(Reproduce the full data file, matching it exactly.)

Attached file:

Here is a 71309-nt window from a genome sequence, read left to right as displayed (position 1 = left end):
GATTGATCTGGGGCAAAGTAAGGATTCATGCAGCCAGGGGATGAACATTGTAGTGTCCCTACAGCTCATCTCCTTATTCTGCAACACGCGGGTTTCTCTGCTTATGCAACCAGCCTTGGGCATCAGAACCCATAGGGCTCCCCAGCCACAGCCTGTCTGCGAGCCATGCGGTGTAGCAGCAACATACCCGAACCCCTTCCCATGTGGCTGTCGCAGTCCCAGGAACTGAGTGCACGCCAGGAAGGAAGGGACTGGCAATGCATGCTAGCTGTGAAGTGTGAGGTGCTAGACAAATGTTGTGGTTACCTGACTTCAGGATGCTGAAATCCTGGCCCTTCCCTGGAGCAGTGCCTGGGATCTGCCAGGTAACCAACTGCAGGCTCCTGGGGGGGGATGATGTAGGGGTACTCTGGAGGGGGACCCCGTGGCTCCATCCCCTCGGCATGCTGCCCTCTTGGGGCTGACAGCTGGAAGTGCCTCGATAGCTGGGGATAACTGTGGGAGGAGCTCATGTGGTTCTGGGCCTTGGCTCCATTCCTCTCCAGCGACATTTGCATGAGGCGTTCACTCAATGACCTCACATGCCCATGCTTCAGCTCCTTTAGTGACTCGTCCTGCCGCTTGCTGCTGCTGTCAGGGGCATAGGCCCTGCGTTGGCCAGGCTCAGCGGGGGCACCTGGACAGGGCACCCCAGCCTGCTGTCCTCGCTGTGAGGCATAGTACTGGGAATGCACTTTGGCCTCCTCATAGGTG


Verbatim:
Here is a 71309-nt window from a genome sequence, read left to right as displayed (position 1 = left end):
GATTGATCTGGGGCAAAGTAAGGATTCATGCAGCCAGGGGATGAACATTGTAGTGTCCCTACAGCTCATCTCCTTATTCTGCAACACGCGGGTTTCTCTGCTTATGCAACCAGCCTTGGGCATCAGAACCCATAGGGCTCCCCAGCCACAGCCTGTCTGCGAGCCATGCGGTGTAGCAGCAACATACCCGAACCCCTTCCCATGTGGCTGTCGCAGTCCCAGGAACTGAGTGCACGCCAGGAAGGAAGGGACTGGCAATGCATGCTAGCTGTGAAGTGTGAGGTGCTAGACAAATGTTGTGGTTACCTGACTTCAGGATGCTGAAATCCTGGCCCTTCCCTGGAGCAGTGCCTGGGATCTGCCAGGTAACCAACTGCAGGCTCCTGGGGGGGGATGATGTAGGGGTACTCTGGAGGGGGACCCCGTGGCTCCATCCCCTCGGCATGCTGCCCTCTTGGGGCTGACAGCTGGAAGTGCCTCGATAGCTGGGGATAACTGTGGGAGGAGCTCATGTGGTTCTGGGCCTTGGCTCCATTCCTCTCCAGCGACATTTGCATGAGGCGTTCACTCAATGACCTCACATGCCCATGCTTCAGCTCCTTTAGTGACTCGTCCTGCCGCTTGCTGCTGCTGTCAGGGGCATAGGCCCTGCGTTGGCCAGGCTCAGCGGGGGCACCTGGACAGGGCACCCCAGCCTGCTGTCCTCGCTGTGAGGCATAGTACTGGGAATGCACTTTGGCCTCCTCATAGGTG